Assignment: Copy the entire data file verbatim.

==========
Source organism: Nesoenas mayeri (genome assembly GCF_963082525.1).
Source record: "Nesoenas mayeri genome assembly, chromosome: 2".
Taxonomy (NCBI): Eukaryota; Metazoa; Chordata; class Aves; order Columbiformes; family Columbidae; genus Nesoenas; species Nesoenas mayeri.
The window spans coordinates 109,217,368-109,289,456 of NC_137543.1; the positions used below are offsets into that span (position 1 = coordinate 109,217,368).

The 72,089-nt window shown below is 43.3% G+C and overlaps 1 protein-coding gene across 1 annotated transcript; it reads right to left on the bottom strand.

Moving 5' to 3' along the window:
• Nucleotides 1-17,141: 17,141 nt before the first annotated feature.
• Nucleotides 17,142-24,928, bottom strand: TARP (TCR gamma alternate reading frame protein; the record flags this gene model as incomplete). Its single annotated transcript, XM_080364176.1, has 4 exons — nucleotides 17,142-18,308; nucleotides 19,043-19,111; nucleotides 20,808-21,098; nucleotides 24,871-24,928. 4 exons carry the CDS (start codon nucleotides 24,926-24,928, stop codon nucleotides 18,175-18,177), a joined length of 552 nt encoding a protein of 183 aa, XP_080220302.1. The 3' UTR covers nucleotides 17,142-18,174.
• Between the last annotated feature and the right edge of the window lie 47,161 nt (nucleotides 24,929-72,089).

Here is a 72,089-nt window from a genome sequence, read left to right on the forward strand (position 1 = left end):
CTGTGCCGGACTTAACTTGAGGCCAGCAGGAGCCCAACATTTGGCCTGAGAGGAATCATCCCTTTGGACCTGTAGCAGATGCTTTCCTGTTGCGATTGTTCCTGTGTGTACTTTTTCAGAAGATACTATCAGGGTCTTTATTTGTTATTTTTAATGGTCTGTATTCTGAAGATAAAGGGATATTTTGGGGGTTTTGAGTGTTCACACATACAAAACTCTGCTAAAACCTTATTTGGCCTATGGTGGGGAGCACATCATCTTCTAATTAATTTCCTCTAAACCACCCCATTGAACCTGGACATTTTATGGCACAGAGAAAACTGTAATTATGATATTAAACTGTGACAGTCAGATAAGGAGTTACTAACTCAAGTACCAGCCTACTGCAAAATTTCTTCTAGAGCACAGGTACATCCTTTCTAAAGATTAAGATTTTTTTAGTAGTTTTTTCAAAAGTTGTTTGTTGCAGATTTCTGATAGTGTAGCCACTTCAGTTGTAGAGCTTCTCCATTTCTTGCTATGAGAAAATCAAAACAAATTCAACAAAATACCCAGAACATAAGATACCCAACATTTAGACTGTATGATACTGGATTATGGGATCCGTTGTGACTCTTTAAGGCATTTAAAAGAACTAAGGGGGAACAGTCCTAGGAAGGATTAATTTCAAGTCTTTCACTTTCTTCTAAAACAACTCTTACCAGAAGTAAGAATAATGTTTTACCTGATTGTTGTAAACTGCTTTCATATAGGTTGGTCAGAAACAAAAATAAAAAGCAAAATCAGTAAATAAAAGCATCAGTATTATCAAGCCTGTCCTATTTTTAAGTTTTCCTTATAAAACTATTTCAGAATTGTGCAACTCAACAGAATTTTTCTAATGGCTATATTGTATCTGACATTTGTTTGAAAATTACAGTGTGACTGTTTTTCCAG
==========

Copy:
Source organism: Nesoenas mayeri (genome assembly GCF_963082525.1).
Source record: "Nesoenas mayeri genome assembly, chromosome: 2".
Taxonomy (NCBI): Eukaryota; Metazoa; Chordata; class Aves; order Columbiformes; family Columbidae; genus Nesoenas; species Nesoenas mayeri.
The window spans coordinates 109,217,368-109,289,456 of NC_137543.1; the positions used below are offsets into that span (position 1 = coordinate 109,217,368).

The 72,089-nt window shown below is 43.3% G+C and overlaps 1 protein-coding gene across 1 annotated transcript; it reads right to left on the bottom strand.

Moving 5' to 3' along the window:
• Nucleotides 1-17,141: 17,141 nt before the first annotated feature.
• Nucleotides 17,142-24,928, bottom strand: TARP (TCR gamma alternate reading frame protein; the record flags this gene model as incomplete). Its single annotated transcript, XM_080364176.1, has 4 exons — nucleotides 17,142-18,308; nucleotides 19,043-19,111; nucleotides 20,808-21,098; nucleotides 24,871-24,928. 4 exons carry the CDS (start codon nucleotides 24,926-24,928, stop codon nucleotides 18,175-18,177), a joined length of 552 nt encoding a protein of 183 aa, XP_080220302.1. The 3' UTR covers nucleotides 17,142-18,174.
• Between the last annotated feature and the right edge of the window lie 47,161 nt (nucleotides 24,929-72,089).

Here is a 72,089-nt window from a genome sequence, read left to right on the forward strand (position 1 = left end):
CTGTGCCGGACTTAACTTGAGGCCAGCAGGAGCCCAACATTTGGCCTGAGAGGAATCATCCCTTTGGACCTGTAGCAGATGCTTTCCTGTTGCGATTGTTCCTGTGTGTACTTTTTCAGAAGATACTATCAGGGTCTTTATTTGTTATTTTTAATGGTCTGTATTCTGAAGATAAAGGGATATTTTGGGGGTTTTGAGTGTTCACACATACAAAACTCTGCTAAAACCTTATTTGGCCTATGGTGGGGAGCACATCATCTTCTAATTAATTTCCTCTAAACCACCCCATTGAACCTGGACATTTTATGGCACAGAGAAAACTGTAATTATGATATTAAACTGTGACAGTCAGATAAGGAGTTACTAACTCAAGTACCAGCCTACTGCAAAATTTCTTCTAGAGCACAGGTACATCCTTTCTAAAGATTAAGATTTTTTTAGTAGTTTTTTCAAAAGTTGTTTGTTGCAGATTTCTGATAGTGTAGCCACTTCAGTTGTAGAGCTTCTCCATTTCTTGCTATGAGAAAATCAAAACAAATTCAACAAAATACCCAGAACATAAGATACCCAACATTTAGACTGTATGATACTGGATTATGGGATCCGTTGTGACTCTTTAAGGCATTTAAAAGAACTAAGGGGGAACAGTCCTAGGAAGGATTAATTTCAAGTCTTTCACTTTCTTCTAAAACAACTCTTACCAGAAGTAAGAATAATGTTTTACCTGATTGTTGTAAACTGCTTTCATATAGGTTGGTCAGAAACAAAAATAAAAAGCAAAATCAGTAAATAAAAGCATCAGTATTATCAAGCCTGTCCTATTTTTAAGTTTTCCTTATAAAACTATTTCAGAATTGTGCAACTCAACAGAATTTTTCTAATGGCTATATTGTATCTGACATTTGTTTGAAAATTACAGTGTGACTGTTTTTCCAG